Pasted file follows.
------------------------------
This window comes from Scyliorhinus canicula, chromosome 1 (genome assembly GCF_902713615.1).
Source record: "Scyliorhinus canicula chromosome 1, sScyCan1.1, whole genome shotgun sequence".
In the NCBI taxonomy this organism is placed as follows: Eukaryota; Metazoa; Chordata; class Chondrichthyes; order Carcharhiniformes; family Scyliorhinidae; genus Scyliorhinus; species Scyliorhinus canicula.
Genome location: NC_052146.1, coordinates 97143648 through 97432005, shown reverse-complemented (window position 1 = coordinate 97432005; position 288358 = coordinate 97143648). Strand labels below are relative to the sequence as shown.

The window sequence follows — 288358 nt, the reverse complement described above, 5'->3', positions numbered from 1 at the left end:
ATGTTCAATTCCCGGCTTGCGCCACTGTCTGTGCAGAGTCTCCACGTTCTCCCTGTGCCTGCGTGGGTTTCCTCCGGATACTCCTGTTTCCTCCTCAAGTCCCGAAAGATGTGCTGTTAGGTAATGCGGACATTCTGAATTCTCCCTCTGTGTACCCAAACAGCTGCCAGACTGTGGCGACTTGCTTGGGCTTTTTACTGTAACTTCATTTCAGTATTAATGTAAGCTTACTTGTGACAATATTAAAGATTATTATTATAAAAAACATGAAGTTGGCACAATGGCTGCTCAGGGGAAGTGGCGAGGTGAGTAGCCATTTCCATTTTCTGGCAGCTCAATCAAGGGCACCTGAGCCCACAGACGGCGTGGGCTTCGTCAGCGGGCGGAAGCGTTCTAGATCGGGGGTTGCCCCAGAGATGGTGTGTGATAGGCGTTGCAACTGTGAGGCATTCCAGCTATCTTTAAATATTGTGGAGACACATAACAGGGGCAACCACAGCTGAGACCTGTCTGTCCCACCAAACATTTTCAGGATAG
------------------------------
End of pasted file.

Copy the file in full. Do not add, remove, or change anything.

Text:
This window comes from Scyliorhinus canicula, chromosome 1 (genome assembly GCF_902713615.1).
Source record: "Scyliorhinus canicula chromosome 1, sScyCan1.1, whole genome shotgun sequence".
In the NCBI taxonomy this organism is placed as follows: Eukaryota; Metazoa; Chordata; class Chondrichthyes; order Carcharhiniformes; family Scyliorhinidae; genus Scyliorhinus; species Scyliorhinus canicula.
Genome location: NC_052146.1, coordinates 97143648 through 97432005, shown reverse-complemented (window position 1 = coordinate 97432005; position 288358 = coordinate 97143648). Strand labels below are relative to the sequence as shown.

The window sequence follows — 288358 nt, the reverse complement described above, 5'->3', positions numbered from 1 at the left end:
ATGTTCAATTCCCGGCTTGCGCCACTGTCTGTGCAGAGTCTCCACGTTCTCCCTGTGCCTGCGTGGGTTTCCTCCGGATACTCCTGTTTCCTCCTCAAGTCCCGAAAGATGTGCTGTTAGGTAATGCGGACATTCTGAATTCTCCCTCTGTGTACCCAAACAGCTGCCAGACTGTGGCGACTTGCTTGGGCTTTTTACTGTAACTTCATTTCAGTATTAATGTAAGCTTACTTGTGACAATATTAAAGATTATTATTATAAAAAACATGAAGTTGGCACAATGGCTGCTCAGGGGAAGTGGCGAGGTGAGTAGCCATTTCCATTTTCTGGCAGCTCAATCAAGGGCACCTGAGCCCACAGACGGCGTGGGCTTCGTCAGCGGGCGGAAGCGTTCTAGATCGGGGGTTGCCCCAGAGATGGTGTGTGATAGGCGTTGCAACTGTGAGGCATTCCAGCTATCTTTAAATATTGTGGAGACACATAACAGGGGCAACCACAGCTGAGACCTGTCTGTCCCACCAAACATTTTCAGGATAG